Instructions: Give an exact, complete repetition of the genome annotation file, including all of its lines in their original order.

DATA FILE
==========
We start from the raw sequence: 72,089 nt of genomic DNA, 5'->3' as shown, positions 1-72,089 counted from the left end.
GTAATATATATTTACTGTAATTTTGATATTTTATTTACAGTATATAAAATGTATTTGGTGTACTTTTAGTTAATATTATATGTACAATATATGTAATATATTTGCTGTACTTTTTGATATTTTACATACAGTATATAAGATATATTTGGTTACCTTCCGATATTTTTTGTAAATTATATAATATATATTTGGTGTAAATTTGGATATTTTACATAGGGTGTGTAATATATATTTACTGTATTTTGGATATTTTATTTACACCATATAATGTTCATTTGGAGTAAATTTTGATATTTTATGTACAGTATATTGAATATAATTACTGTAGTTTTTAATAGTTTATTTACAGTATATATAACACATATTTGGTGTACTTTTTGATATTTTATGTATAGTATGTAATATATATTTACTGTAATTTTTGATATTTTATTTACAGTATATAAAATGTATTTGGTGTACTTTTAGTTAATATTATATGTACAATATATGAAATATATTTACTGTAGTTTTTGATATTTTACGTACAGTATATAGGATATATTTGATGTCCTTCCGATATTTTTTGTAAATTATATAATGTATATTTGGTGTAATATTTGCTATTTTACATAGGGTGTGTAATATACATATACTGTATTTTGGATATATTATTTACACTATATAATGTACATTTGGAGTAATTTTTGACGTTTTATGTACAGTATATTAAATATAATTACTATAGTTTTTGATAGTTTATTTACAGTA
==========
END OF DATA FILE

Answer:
We start from the raw sequence: 72,089 nt of genomic DNA, 5'->3' as shown, positions 1-72,089 counted from the left end.
GTAATATATATTTACTGTAATTTTGATATTTTATTTACAGTATATAAAATGTATTTGGTGTACTTTTAGTTAATATTATATGTACAATATATGTAATATATTTGCTGTACTTTTTGATATTTTACATACAGTATATAAGATATATTTGGTTACCTTCCGATATTTTTTGTAAATTATATAATATATATTTGGTGTAAATTTGGATATTTTACATAGGGTGTGTAATATATATTTACTGTATTTTGGATATTTTATTTACACCATATAATGTTCATTTGGAGTAAATTTTGATATTTTATGTACAGTATATTGAATATAATTACTGTAGTTTTTAATAGTTTATTTACAGTATATATAACACATATTTGGTGTACTTTTTGATATTTTATGTATAGTATGTAATATATATTTACTGTAATTTTTGATATTTTATTTACAGTATATAAAATGTATTTGGTGTACTTTTAGTTAATATTATATGTACAATATATGAAATATATTTACTGTAGTTTTTGATATTTTACGTACAGTATATAGGATATATTTGATGTCCTTCCGATATTTTTTGTAAATTATATAATGTATATTTGGTGTAATATTTGCTATTTTACATAGGGTGTGTAATATACATATACTGTATTTTGGATATATTATTTACACTATATAATGTACATTTGGAGTAATTTTTGACGTTTTATGTACAGTATATTAAATATAATTACTATAGTTTTTGATAGTTTATTTACAGTA